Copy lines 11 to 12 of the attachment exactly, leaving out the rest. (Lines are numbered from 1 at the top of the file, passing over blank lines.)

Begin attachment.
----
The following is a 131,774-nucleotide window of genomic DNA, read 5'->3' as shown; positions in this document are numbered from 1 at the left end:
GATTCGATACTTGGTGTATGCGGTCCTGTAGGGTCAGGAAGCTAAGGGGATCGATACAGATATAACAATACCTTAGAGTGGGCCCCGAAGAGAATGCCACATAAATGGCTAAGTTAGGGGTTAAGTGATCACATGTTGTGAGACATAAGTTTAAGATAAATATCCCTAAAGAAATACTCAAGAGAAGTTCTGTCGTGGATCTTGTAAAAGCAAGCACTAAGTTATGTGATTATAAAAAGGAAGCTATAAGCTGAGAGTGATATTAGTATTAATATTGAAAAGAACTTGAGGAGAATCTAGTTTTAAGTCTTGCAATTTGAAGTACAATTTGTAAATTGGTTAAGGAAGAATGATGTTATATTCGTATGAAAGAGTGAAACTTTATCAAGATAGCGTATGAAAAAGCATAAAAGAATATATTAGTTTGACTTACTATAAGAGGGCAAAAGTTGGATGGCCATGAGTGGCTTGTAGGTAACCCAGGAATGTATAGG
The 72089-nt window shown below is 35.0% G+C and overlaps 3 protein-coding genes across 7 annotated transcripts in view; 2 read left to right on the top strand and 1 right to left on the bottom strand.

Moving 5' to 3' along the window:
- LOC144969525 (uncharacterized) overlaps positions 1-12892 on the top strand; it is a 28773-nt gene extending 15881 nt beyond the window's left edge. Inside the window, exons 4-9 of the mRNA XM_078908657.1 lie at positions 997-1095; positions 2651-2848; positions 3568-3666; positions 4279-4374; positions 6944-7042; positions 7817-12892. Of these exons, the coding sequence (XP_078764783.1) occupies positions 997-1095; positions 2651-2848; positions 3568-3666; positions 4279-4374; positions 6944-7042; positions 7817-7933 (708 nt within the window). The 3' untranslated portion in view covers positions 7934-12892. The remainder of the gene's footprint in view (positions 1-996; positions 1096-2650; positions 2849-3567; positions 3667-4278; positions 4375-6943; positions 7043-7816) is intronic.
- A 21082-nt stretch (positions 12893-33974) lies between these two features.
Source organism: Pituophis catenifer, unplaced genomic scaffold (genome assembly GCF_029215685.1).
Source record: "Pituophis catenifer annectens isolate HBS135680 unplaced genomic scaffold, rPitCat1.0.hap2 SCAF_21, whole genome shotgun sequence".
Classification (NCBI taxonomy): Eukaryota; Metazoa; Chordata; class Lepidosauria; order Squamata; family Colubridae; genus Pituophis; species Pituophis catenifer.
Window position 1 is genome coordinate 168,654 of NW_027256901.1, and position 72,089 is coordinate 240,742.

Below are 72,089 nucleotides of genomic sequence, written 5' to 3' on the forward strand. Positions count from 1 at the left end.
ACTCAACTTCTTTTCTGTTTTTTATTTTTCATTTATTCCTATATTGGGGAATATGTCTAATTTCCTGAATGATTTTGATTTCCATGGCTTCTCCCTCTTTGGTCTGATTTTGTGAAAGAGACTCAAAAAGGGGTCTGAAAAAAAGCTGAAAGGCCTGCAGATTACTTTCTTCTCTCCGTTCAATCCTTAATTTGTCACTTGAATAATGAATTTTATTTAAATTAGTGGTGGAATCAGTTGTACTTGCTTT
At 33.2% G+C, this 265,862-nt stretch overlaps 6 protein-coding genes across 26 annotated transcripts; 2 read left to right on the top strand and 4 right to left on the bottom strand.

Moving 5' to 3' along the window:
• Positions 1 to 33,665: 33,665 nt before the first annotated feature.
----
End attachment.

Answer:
Below are 72,089 nucleotides of genomic sequence, written 5' to 3' on the forward strand. Positions count from 1 at the left end.
ACTCAACTTCTTTTCTGTTTTTTATTTTTCATTTATTCCTATATTGGGGAATATGTCTAATTTCCTGAATGATTTTGATTTCCATGGCTTCTCCCTCTTTGGTCTGATTTTGTGAAAGAGACTCAAAAAGGGGTCTGAAAAAAAGCTGAAAGGCCTGCAGATTACTTTCTTCTCTCCGTTCAATCCTTAATTTGTCACTTGAATAATGAATTTTATTTAAATTAGTGGTGGAATCAGTTGTACTTGCTTT